The ideal situation is to enter your retirement years without any monthly mortgage payments. But what if you've finally found your dream home at the same time that you're leaving the working world? What if you're ready to buy a home in a new city in which you've always wanted to live, but you're approaching your 70th birthday?
The good news is that the federal Equal Credit Opportunity Act law prohibits lenders from denying potential borrowers because of their age. The bad news is that you'll have a mortgage payment and the burden of caring for a house in your retirement years.
"It can be bad to have a mortgage payment in your 80s," says Keith Baker, professor of mortgage banking at North Lake College in Irving, Texas.
All sorts of things can happen to you, unfortunately. What if you develop Alzheimer's? What if your children aren't financially sophisticated and can't take over handling your mortgage for you? There are all kinds of reasons not to have a mortgage when you're that age. But if you can afford a mortgage payment when you're in your 60s and early 70s and you're in good health, why not buy that home that you've always wanted?
If you want to buy a home after you've retired, you'll need to first consider several factors, and you'll need to overcome a variety of hurdles both to qualify for a mortgage loan and to find a home that fits your changing needs as you age.
Do you want a monthly payment in retirement?
Lenders need proof that you can afford your monthly mortgage payment now that you are retired. It might be difficult to provide this proof if you no longer have a steady salary. But lenders will consider other forms of income, including monthly Social Security payments, rental income from investment properties, regular payments from legal settlements, payments from retirement accounts and pensions, and any other income you receive every month.
"Can you really afford that mortgage payment? That's the question you need to ask no matter what age you are," says Kyle Winkfield, founder, president and CEO of The Winkfield Group, a financial planning firm in Rockville, Maryland.
Your mortgage payment should not be a financial burden in your retirement years. You might want to travel, but your mortgage payment might mean that you can't afford that cruise or airplane flight.
How long do you want to be making mortgage payments?
Many borrowers apply for 30-year loans because they generally come with the lowest monthly payments. But such a long-term loan might not make sense for borrowers who are already in their retirement years, says David Reiss, professor of law and research director for the Center for Urban Business Entrepreneurship at Brooklyn Law School in New York City.
Income can fluctuate during the retirement years. Maybe payments from a legal settlement run out. You might struggle to find renters for your investment properties. Royalties can dwindle. At the same time, expenses -- especially medical ones -- might rise.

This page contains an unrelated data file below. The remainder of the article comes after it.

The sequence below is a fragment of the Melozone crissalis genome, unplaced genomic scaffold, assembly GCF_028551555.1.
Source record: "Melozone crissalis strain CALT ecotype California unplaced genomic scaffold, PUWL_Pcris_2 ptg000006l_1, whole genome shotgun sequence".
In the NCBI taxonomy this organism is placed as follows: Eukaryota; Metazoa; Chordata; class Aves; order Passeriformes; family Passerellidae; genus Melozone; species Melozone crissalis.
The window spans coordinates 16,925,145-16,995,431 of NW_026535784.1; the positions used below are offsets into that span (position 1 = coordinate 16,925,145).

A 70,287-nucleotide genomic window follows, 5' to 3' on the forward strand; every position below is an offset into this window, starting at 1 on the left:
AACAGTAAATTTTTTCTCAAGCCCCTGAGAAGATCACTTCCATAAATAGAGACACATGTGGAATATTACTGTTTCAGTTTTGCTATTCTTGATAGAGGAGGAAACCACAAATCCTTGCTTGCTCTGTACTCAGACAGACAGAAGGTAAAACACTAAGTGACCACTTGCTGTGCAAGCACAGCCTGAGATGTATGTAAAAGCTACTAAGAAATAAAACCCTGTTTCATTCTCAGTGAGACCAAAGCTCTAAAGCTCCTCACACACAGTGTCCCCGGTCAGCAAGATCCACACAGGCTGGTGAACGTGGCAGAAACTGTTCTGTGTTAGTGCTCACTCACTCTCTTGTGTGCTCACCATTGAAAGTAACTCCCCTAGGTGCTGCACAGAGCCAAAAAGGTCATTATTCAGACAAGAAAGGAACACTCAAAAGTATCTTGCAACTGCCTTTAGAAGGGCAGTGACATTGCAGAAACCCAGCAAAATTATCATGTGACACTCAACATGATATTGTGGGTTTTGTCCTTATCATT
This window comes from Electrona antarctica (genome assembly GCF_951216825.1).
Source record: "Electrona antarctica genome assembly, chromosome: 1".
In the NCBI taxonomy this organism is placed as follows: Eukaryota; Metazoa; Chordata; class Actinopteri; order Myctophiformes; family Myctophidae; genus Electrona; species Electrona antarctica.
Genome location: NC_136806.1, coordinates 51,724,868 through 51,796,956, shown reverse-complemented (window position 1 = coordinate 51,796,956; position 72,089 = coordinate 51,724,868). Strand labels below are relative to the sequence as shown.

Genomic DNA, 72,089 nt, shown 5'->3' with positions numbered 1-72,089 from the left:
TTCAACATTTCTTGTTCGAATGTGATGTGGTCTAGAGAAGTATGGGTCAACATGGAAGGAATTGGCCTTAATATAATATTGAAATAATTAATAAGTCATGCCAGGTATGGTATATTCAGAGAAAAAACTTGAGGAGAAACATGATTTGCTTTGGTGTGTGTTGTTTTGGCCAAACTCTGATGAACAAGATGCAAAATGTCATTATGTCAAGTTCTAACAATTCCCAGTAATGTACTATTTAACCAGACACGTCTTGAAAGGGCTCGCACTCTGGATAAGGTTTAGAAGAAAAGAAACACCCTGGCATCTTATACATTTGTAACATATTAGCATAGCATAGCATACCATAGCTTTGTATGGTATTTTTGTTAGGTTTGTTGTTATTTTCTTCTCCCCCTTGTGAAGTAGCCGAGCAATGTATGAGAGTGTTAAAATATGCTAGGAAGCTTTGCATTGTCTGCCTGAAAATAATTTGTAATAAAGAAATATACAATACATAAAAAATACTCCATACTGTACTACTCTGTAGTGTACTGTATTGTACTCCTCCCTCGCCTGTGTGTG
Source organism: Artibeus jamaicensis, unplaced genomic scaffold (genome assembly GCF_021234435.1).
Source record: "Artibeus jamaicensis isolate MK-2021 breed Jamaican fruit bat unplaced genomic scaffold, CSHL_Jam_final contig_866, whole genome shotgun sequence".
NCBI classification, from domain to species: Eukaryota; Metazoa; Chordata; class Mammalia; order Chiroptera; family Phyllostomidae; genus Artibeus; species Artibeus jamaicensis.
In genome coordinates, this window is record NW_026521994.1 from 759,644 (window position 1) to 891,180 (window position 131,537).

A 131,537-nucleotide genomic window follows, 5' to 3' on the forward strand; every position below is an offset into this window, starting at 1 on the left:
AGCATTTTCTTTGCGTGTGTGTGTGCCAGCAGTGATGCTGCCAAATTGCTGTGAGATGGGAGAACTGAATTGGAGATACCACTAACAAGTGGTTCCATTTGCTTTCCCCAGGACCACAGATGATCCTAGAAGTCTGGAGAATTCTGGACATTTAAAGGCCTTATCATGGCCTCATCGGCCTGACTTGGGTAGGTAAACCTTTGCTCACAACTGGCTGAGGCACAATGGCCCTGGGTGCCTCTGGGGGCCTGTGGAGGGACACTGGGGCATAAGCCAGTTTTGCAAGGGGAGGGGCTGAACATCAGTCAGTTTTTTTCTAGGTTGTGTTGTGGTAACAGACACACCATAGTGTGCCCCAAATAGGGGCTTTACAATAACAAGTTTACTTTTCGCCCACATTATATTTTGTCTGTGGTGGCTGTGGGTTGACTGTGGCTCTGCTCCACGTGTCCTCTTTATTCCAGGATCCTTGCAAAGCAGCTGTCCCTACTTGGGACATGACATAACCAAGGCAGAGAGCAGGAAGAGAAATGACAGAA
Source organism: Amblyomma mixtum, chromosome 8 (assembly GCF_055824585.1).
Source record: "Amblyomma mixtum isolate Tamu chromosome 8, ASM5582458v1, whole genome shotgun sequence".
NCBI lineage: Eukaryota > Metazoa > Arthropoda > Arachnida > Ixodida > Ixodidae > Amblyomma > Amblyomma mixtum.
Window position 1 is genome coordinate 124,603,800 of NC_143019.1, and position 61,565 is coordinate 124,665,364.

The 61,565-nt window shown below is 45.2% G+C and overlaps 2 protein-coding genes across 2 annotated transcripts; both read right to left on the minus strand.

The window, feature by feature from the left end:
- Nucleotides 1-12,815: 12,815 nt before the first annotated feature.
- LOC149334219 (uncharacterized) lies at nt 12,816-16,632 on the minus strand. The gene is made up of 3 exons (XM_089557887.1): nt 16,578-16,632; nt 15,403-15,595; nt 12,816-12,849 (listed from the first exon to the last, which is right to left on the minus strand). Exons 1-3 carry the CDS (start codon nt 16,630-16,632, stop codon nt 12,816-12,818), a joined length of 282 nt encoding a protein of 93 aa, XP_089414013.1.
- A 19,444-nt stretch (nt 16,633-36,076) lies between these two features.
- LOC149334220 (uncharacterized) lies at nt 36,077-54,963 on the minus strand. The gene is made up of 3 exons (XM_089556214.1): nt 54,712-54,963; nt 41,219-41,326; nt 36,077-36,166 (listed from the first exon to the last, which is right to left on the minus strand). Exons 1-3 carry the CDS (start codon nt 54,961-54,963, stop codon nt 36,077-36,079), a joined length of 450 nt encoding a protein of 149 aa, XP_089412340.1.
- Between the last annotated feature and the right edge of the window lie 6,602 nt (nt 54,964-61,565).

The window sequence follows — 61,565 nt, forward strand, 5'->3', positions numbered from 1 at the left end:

Reiss says that it makes sense for retirees to take out a loan with a shorter term, such as a 15-year fixed-rate loan, if they can afford the higher monthly payments that come with such loans.
What about evolving housing needs?
Retirees need to also consider how their housing needs might change over time, says Karen Sparks, a financial analyst and founder and owner of Divorce Financial Strategists in Santa Clara, California. Just because a home works for you when you're 67 doesn't mean it will be a good fit when you're 77, says Sparks.
You might not need a ranch home when you're 60, but you might appreciate the lack of stairs when you're in your 70s. You might not care that the master bedroom is on the second floor until you hit your 80s and climbing up and down those stairs each day becomes a chore.
When buying a home, then, think of your future self. If you plan to age in place in your new home, what won't you want to be doing in your late 70s or early 80s?
What about other costs?
What about the other costs of owning a home, besides the monthly payment?
Baker says that too many clients forget about property taxes, homeowners insurance and maintenance costs when buying a home. This can be particularly troublesome for retirees who are living on a fixed income.
"I had a client who wanted to change the locks in her house," Baker says. "You have someone do that 10 years ago, it might have cost $85. Now it cost her $250. Little things like the care and maintenance of a house can add up."
Buying a home in your retirement years is certainly feasible, but you must consider all the costs and care over time.
This article originally appeared on HSH.com.
You may also enjoy these financial articles:
By Dan Rafter for HSH.com. Try any of our Foolish newsletter services free for 30 days. We Fools may not all hold the same opinions, but we all believe that considering a diverse range of insights makes us better investors. The Motley Fool has a disclosure policy.